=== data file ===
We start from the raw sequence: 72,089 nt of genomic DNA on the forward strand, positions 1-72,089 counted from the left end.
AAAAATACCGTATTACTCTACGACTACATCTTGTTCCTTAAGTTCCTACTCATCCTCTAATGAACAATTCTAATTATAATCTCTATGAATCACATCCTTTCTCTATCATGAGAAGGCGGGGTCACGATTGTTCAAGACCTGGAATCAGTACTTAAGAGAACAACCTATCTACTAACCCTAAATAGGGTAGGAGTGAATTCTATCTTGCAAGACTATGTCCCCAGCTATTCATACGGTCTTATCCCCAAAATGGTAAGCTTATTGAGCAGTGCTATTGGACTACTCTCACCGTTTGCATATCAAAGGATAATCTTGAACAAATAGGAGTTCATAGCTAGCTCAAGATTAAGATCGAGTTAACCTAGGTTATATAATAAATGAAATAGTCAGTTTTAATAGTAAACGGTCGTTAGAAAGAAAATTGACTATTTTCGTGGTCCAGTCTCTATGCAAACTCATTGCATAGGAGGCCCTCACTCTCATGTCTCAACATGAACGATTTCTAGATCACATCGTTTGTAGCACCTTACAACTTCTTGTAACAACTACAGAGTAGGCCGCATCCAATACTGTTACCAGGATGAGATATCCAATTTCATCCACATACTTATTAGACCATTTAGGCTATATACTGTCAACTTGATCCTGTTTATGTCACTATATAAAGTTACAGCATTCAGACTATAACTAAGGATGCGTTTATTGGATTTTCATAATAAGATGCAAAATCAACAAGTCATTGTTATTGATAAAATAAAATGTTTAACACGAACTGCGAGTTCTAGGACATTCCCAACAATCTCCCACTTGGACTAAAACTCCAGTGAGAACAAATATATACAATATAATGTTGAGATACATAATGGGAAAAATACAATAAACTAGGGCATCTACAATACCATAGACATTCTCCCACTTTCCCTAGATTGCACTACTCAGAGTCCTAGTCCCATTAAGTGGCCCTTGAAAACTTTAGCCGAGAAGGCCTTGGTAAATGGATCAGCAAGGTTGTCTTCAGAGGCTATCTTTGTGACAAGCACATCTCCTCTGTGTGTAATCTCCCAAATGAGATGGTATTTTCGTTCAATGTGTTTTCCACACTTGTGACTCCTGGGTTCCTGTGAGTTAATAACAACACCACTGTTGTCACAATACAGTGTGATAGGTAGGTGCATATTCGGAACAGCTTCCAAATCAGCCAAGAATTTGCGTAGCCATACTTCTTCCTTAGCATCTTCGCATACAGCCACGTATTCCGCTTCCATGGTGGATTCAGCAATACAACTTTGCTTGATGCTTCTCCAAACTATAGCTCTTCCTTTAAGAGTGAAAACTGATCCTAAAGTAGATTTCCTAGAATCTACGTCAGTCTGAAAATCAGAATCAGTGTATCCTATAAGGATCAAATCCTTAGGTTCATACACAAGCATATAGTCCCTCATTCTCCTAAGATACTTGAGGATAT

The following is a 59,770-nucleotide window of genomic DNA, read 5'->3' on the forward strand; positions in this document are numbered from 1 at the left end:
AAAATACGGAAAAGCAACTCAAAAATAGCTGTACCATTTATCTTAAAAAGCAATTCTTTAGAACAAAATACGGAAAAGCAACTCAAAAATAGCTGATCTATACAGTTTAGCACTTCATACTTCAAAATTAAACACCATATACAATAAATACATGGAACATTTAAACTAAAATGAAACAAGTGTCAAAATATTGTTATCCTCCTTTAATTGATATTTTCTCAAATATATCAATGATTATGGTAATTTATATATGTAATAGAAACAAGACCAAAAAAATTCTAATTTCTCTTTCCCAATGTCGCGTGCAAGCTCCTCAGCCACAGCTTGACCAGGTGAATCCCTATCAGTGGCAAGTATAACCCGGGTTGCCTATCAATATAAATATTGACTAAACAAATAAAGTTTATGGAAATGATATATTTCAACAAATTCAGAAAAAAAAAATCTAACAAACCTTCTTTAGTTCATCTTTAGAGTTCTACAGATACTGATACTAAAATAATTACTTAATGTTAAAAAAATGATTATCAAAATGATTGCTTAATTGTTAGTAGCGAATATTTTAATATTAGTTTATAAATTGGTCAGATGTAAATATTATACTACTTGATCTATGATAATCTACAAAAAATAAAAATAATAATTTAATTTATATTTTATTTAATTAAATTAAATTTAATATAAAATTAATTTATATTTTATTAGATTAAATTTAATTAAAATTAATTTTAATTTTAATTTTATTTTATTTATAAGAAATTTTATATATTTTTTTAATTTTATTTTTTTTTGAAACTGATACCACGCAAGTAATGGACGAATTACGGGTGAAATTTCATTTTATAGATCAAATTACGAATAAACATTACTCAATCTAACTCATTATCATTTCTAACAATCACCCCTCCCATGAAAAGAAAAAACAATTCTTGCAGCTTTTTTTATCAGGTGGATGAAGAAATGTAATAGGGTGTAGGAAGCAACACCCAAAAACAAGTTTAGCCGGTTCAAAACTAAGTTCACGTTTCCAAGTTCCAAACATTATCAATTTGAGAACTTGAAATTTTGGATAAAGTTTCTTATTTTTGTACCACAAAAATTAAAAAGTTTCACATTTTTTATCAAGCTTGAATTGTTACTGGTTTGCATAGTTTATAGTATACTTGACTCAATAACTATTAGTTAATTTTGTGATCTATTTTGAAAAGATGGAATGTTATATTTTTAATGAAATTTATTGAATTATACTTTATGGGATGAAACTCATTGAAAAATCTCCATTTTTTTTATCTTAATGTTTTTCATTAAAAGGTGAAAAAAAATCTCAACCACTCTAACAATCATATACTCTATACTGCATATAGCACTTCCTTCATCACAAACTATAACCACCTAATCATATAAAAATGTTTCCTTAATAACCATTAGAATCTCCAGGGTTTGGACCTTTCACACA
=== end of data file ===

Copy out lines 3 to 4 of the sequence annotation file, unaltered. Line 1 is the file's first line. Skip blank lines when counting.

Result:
The following is a 59,770-nucleotide window of genomic DNA, read 5'->3' on the forward strand; positions in this document are numbered from 1 at the left end:
AAAATACGGAAAAGCAACTCAAAAATAGCTGTACCATTTATCTTAAAAAGCAATTCTTTAGAACAAAATACGGAAAAGCAACTCAAAAATAGCTGATCTATACAGTTTAGCACTTCATACTTCAAAATTAAACACCATATACAATAAATACATGGAACATTTAAACTAAAATGAAACAAGTGTCAAAATATTGTTATCCTCCTTTAATTGATATTTTCTCAAATATATCAATGATTATGGTAATTTATATATGTAATAGAAACAAGACCAAAAAAATTCTAATTTCTCTTTCCCAATGTCGCGTGCAAGCTCCTCAGCCACAGCTTGACCAGGTGAATCCCTATCAGTGGCAAGTATAACCCGGGTTGCCTATCAATATAAATATTGACTAAACAAATAAAGTTTATGGAAATGATATATTTCAACAAATTCAGAAAAAAAAAATCTAACAAACCTTCTTTAGTTCATCTTTAGAGTTCTACAGATACTGATACTAAAATAATTACTTAATGTTAAAAAAATGATTATCAAAATGATTGCTTAATTGTTAGTAGCGAATATTTTAATATTAGTTTATAAATTGGTCAGATGTAAATATTATACTACTTGATCTATGATAATCTACAAAAAATAAAAATAATAATTTAATTTATATTTTATTTAATTAAATTAAATTTAATATAAAATTAATTTATATTTTATTAGATTAAATTTAATTAAAATTAATTTTAATTTTAATTTTATTTTATTTATAAGAAATTTTATATATTTTTTTAATTTTATTTTTTTTTGAAACTGATACCACGCAAGTAATGGACGAATTACGGGTGAAATTTCATTTTATAGATCAAATTACGAATAAACATTACTCAATCTAACTCATTATCATTTCTAACAATCACCCCTCCCATGAAAAGAAAAAACAATTCTTGCAGCTTTTTTTATCAGGTGGATGAAGAAATGTAATAGGGTGTAGGAAGCAACACCCAAAAACAAGTTTAGCCGGTTCAAAACTAAGTTCACGTTTCCAAGTTCCAAACATTATCAATTTGAGAACTTGAAATTTTGGATAAAGTTTCTTATTTTTGTACCACAAAAATTAAAAAGTTTCACATTTTTTATCAAGCTTGAATTGTTACTGGTTTGCATAGTTTATAGTATACTTGACTCAATAACTATTAGTTAATTTTGTGATCTATTTTGAAAAGATGGAATGTTATATTTTTAATGAAATTTATTGAATTATACTTTATGGGATGAAACTCATTGAAAAATCTCCATTTTTTTTATCTTAATGTTTTTCATTAAAAGGTGAAAAAAAATCTCAACCACTCTAACAATCATATACTCTATACTGCATATAGCACTTCCTTCATCACAAACTATAACCACCTAATCATATAAAAATGTTTCCTTAATAACCATTAGAATCTCCAGGGTTTGGACCTTTCACACA